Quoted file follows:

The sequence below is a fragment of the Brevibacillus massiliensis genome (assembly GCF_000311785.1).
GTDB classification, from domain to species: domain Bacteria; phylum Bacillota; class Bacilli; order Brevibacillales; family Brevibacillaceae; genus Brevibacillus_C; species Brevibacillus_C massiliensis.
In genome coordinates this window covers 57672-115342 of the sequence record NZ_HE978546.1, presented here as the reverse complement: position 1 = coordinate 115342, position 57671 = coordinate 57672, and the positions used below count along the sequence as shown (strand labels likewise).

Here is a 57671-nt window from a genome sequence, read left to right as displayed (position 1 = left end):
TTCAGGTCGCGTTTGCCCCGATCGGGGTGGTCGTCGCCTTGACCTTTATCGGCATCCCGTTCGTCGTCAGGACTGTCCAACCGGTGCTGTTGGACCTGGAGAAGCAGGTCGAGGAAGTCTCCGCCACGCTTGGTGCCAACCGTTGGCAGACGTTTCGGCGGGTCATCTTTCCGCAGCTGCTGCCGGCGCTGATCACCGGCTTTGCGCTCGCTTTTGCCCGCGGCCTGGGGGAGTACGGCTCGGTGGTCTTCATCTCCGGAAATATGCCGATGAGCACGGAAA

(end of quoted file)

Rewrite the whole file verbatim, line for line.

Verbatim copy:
The sequence below is a fragment of the Brevibacillus massiliensis genome (assembly GCF_000311785.1).
GTDB classification, from domain to species: domain Bacteria; phylum Bacillota; class Bacilli; order Brevibacillales; family Brevibacillaceae; genus Brevibacillus_C; species Brevibacillus_C massiliensis.
In genome coordinates this window covers 57672-115342 of the sequence record NZ_HE978546.1, presented here as the reverse complement: position 1 = coordinate 115342, position 57671 = coordinate 57672, and the positions used below count along the sequence as shown (strand labels likewise).

Here is a 57671-nt window from a genome sequence, read left to right as displayed (position 1 = left end):
TTCAGGTCGCGTTTGCCCCGATCGGGGTGGTCGTCGCCTTGACCTTTATCGGCATCCCGTTCGTCGTCAGGACTGTCCAACCGGTGCTGTTGGACCTGGAGAAGCAGGTCGAGGAAGTCTCCGCCACGCTTGGTGCCAACCGTTGGCAGACGTTTCGGCGGGTCATCTTTCCGCAGCTGCTGCCGGCGCTGATCACCGGCTTTGCGCTCGCTTTTGCCCGCGGCCTGGGGGAGTACGGCTCGGTGGTCTTCATCTCCGGAAATATGCCGATGAGCACGGAAA